Apple supplier Wistron Corp could restart operations as early as next week at its factory in southern India which was damaged during staff protests in December, three government officials said on Tuesday. The Wistron plant in the Narasapura industrial area of Karnataka state was shut after contract workers angry over unpaid wages destroyed property, equipment and iPhones on Dec. 12, causing millions of dollars in losses to the Taiwanese company. Apple put Wistron on probation after its audit of the plant found violations of ‘Supplier Code of Conduct’. A reopening of the plant would require Apple’s approval. Wistron, which assembled the second-generation iPhone SE at the site and was expected to start making newer models, would gradually ramp up production at the factory over the next few weeks. Wistron, in a statement, said it was working hard to raise standards and fix issues at the plant. Wistron also said it had paid all its workers and brought in new hiring and payroll systems.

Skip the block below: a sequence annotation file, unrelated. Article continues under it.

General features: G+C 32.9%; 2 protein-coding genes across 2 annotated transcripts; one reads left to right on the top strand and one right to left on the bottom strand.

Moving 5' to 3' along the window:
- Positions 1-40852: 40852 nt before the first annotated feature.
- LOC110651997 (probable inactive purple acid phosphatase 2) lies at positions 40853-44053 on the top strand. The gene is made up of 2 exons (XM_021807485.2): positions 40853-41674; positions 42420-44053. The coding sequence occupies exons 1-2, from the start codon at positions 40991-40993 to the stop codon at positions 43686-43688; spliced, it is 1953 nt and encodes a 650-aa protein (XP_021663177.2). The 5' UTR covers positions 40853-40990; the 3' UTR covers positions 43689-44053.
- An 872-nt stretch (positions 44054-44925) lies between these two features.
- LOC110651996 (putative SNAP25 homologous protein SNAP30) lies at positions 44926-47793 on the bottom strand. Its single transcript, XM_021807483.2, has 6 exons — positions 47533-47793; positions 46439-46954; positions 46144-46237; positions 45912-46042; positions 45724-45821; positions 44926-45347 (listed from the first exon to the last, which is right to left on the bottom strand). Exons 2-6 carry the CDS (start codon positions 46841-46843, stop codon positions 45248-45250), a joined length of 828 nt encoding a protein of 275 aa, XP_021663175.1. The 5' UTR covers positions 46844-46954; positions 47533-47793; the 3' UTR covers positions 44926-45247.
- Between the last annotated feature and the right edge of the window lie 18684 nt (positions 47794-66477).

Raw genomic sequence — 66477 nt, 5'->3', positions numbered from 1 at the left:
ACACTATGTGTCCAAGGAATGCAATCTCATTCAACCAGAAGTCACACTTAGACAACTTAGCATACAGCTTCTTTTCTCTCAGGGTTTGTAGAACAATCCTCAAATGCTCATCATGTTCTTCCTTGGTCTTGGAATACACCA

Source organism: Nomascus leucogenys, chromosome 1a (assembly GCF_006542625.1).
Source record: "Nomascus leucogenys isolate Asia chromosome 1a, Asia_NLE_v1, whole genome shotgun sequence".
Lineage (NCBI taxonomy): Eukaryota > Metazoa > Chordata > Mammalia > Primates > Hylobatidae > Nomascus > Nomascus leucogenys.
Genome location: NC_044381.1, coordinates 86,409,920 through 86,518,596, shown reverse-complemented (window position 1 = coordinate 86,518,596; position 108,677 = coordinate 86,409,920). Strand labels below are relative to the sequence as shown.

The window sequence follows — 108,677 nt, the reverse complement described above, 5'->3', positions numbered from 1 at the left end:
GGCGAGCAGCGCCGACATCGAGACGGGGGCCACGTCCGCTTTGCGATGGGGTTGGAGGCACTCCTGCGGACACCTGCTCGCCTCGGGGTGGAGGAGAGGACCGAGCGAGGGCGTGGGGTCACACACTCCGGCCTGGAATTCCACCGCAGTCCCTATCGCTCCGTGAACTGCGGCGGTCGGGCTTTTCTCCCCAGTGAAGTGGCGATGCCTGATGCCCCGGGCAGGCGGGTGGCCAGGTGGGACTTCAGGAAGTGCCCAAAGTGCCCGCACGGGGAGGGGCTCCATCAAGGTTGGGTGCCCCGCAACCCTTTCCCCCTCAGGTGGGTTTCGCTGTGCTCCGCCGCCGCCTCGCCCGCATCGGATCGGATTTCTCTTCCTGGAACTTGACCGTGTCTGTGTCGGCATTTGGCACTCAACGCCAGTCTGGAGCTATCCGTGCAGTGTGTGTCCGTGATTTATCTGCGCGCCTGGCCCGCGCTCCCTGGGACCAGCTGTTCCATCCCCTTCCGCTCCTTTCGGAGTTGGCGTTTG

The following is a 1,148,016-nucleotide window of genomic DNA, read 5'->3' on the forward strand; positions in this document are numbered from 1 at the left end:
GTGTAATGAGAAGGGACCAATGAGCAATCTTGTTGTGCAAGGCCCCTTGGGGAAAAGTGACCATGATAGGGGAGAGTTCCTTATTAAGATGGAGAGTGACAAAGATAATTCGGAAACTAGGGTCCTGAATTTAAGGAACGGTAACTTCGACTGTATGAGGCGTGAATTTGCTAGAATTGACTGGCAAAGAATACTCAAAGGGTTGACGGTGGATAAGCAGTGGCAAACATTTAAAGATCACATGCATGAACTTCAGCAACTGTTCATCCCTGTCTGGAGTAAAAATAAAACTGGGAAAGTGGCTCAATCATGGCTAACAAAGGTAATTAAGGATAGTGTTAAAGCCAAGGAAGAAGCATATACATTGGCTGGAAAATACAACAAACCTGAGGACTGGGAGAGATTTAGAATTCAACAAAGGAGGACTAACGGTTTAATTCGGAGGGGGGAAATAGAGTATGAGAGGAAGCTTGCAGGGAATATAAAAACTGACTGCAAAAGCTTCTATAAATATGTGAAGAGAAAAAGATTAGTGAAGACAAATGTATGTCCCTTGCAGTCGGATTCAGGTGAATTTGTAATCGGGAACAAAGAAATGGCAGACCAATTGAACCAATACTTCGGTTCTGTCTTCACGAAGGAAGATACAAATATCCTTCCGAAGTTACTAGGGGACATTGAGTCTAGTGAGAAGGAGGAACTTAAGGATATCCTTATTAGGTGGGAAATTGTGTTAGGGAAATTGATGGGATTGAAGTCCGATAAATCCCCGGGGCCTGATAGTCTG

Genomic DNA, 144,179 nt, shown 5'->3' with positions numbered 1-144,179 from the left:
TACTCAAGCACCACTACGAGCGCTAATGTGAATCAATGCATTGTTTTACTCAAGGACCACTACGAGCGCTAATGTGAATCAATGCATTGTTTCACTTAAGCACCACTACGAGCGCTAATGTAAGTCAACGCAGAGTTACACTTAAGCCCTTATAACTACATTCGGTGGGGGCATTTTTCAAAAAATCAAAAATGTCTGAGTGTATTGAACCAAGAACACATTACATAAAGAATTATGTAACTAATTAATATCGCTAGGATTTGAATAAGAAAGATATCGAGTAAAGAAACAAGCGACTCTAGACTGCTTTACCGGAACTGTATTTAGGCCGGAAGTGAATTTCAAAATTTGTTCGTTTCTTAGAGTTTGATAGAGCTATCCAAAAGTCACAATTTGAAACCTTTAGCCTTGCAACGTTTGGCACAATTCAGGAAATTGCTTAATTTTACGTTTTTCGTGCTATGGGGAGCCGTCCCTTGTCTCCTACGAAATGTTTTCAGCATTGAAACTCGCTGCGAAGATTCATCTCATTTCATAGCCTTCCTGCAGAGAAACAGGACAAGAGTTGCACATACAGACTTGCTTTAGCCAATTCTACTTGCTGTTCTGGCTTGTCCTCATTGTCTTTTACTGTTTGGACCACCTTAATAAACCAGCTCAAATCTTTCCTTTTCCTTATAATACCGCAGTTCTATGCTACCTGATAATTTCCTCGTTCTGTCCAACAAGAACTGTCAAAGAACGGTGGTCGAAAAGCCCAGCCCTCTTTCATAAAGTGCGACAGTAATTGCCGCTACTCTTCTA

(9)

Apple iPhone 12 mini sales slow as smaller smartphones lose appeal [Reuters]

Apple’s iPhone 12 mini U.S. sales were just 5% of overall sales of its new phones during the first half of January, industry data provider Counterpoint said on Tuesday, adding to signs of muted demand for the new smaller version of its flagship device. Smartphone users have switched to larger devices in recent years as they devour more video content on-the-go and binge on visually rich social media platforms like Facebook, Instagram, Tiktok and Snapchat. J.P. Morgan analyst William Yang said in a note last week that weak demand for the smaller iPhone 12 and 12 mini might lead Apple to stop production of the mini in the second quarter. The company launched a smaller variant of the iPhone 12 model last year, but demand for the smaller smartphones seems to be weaker, compared to the high-end iPhone 12 Pros and the older iPhone 11s. Last month, the Cupertino, California-based company reported $65.60 billion in quarterly revenue from its iPhones business, beating a record it had set three years ago.


(10) 

Qualcomm targets markets beyond phones with new 5G chip [Reuters]